Patrick Rooney, accompanied by his dog, Juneau, had a trailer of sorts attached to his bike, carrying a variety of tools. Many people on Mountain to Meadow on Sept. 19 had done trail maintenance before, including some Terraflow folks. Rooney encouraged volunteers to ask questions and not go all in with an axe right away. “A lot of times less can be more, and again it’s easy to get overzealous, but ultimately we’re going to make the trail better,” he said.



Conversations about developing a Big Sky chapter of the Southwest Montana Mountain Biking Association (SWMMBA) began in June at Beehive Basin Brewery. A group of four that started meeting weekly formed the board—Regan Teat became the president, Shannon Steele the development director, Max Erpenbach the trails director and Megan Caron the secretary.

Teat had a connection with Ian Jones, the president of SWMMBA, and the Big Sky folks talked with Bozeman SWMMBA members about what it would take to start a Big Sky-specific focus. Overall SWMMBA, formed in 2016, builds and maintains mountain bike trails and advocates for mountain bike access on public lands.

Chapters are formed in communities to engage local audiences and conduct events like group rides or trail maintenance days. Currently, there are about 75 members in the Big Sky chapter. Steele mentioned many of these were part of SWMMBA overall and once the first chapter was formed in Big Sky, they transferred.

To roll out the announcement of SWMMBA’s first chapter, a trail maintenance day was announced on the Mountain to Meadow trail. Bikers met up outside Rad Bikes—Shawn Berry and Rad Bikes sponsoring the event—at 10 a.m. Sept. 19.

As luck would have it, it poured earlier in the morning. Having the trails a bit wet was helpful as it made the dirt easier to move and pack into place. Raincoats clad the backs of just about every volunteer, around 20 or so, for the first part of the day until they were shed when pickaxes and bike tires hit the ground.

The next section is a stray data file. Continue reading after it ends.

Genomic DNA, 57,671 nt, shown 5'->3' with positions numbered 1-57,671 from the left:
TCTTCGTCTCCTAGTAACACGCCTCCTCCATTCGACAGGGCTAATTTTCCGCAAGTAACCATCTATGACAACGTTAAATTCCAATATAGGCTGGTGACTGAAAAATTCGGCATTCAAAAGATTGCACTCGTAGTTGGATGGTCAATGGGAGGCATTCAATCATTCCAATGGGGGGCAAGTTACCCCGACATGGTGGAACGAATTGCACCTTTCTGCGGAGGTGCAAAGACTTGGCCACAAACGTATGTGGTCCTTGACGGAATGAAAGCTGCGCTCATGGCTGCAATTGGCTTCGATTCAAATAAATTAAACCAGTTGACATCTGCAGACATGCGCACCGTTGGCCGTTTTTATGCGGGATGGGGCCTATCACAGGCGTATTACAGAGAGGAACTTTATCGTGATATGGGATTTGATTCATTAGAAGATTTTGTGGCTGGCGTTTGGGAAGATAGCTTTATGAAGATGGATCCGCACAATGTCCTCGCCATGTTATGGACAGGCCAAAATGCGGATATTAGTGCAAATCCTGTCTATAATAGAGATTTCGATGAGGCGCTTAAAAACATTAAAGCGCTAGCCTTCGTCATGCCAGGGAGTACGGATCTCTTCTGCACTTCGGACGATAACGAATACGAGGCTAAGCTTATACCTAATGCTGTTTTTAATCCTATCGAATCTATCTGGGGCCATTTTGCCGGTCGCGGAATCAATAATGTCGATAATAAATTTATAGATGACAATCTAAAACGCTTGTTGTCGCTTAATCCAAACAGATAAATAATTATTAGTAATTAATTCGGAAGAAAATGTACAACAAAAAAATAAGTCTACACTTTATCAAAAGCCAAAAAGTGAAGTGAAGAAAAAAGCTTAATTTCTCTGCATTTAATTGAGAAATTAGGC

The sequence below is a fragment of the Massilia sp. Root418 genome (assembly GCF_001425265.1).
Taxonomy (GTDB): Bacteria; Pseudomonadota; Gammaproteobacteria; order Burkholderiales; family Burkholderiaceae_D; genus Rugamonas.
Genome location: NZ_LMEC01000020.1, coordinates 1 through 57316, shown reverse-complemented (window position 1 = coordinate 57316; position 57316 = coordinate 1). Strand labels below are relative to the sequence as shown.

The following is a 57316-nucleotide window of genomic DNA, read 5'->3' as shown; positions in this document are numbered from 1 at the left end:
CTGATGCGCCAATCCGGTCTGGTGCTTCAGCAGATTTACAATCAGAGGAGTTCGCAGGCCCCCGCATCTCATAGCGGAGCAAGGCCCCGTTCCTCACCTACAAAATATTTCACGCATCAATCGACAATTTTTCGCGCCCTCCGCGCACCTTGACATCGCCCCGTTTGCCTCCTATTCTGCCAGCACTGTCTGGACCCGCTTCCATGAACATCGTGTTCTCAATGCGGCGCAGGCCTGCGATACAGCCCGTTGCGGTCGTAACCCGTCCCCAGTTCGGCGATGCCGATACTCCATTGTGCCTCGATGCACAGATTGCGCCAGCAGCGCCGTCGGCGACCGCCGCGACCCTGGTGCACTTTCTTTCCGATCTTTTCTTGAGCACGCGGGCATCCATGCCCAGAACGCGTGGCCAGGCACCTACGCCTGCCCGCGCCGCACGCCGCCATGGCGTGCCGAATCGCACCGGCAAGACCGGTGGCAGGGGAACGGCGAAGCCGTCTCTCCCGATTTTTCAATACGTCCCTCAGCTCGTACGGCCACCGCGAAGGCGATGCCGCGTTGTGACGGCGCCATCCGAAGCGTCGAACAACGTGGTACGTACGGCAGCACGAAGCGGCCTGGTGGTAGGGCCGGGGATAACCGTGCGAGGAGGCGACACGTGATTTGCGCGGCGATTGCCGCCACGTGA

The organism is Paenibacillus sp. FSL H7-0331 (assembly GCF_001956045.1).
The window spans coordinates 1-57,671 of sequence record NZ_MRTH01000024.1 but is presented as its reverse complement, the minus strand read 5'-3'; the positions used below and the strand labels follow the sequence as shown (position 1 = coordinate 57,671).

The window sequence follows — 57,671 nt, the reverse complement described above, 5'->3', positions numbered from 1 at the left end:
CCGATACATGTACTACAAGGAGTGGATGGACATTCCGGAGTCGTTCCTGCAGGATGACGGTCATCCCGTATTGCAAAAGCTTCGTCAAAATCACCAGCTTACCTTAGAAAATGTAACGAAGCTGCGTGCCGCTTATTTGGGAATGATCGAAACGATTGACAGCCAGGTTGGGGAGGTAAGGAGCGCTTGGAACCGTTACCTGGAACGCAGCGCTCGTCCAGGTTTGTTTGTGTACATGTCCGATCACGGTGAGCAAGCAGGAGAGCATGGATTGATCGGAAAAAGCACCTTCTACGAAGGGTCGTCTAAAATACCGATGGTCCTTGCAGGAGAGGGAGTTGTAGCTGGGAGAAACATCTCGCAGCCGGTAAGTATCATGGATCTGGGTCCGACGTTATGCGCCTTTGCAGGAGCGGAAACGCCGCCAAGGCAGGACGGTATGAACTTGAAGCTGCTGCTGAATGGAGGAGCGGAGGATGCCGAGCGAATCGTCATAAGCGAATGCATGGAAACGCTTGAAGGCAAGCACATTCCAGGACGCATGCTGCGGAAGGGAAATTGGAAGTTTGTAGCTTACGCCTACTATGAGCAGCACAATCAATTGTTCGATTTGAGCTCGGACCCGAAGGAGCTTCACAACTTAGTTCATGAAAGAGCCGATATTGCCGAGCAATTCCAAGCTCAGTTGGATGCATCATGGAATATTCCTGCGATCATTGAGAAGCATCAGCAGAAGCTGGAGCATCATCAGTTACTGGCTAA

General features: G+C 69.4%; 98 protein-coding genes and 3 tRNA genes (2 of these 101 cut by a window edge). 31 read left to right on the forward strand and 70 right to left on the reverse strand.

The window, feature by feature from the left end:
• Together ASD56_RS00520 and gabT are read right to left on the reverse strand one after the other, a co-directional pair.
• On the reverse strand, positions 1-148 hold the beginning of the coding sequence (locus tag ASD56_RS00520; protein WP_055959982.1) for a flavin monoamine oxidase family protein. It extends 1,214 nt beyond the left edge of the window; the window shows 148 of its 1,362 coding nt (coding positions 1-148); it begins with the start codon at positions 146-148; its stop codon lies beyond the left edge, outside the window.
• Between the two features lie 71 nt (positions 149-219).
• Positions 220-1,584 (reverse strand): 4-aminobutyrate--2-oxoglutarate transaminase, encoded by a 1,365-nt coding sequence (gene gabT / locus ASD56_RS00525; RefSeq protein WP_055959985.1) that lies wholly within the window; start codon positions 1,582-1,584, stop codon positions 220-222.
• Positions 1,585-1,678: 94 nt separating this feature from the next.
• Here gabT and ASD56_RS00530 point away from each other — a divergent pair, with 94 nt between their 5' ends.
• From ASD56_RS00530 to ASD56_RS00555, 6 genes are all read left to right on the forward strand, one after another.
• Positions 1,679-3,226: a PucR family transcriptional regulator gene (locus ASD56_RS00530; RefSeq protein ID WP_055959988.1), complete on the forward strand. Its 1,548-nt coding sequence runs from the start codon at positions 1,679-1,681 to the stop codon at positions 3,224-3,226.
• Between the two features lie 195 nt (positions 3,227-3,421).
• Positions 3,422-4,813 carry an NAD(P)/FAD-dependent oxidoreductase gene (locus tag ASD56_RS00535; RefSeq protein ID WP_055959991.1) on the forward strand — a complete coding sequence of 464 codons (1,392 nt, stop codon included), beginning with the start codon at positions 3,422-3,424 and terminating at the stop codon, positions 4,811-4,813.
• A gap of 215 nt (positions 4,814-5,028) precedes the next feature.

“This is the first event that we’re doing that we just want to kick off, letting everyone know that we are starting this chapter and we want the community to become involved, and there will be future trail work and fundraisers to come,” Steele explained.

The coolest thing about the trail workday was how many people from different towns—one person came all the way from Livingston—communities and backgrounds, after receiving just one email reaching out for volunteers, spent their Saturday morning and afternoon doing manual labor to improve Mountain to Meadow and provide a better riding experience for bikers.

“The future vision of this all—we just want to have, someday, like having clinics and having group rides and having more events centered around mountain biking, whether it’s a weekly race where we have an event afterward, but we don’t know how that’s going to look with COVID,” Steele said.

Teat, in his biography on SWMBBA’s website, said he firmly believes in mountain biking’s ability to transform communities. These people obviously did, too.

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